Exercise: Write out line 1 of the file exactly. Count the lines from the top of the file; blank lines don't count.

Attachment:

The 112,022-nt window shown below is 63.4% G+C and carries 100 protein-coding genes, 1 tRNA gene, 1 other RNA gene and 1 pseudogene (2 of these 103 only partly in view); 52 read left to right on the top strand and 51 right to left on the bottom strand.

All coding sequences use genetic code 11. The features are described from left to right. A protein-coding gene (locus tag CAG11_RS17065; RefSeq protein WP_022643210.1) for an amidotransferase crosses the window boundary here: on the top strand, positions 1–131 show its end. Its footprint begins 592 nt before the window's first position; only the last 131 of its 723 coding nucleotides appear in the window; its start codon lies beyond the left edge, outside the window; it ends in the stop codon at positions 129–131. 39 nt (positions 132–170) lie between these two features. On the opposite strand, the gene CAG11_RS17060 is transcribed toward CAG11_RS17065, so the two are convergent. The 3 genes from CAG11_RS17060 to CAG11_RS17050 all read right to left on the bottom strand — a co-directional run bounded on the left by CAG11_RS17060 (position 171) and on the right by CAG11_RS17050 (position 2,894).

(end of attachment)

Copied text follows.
The 112,022-nt window shown below is 63.4% G+C and carries 100 protein-coding genes, 1 tRNA gene, 1 other RNA gene and 1 pseudogene (2 of these 103 only partly in view); 52 read left to right on the top strand and 51 right to left on the bottom strand.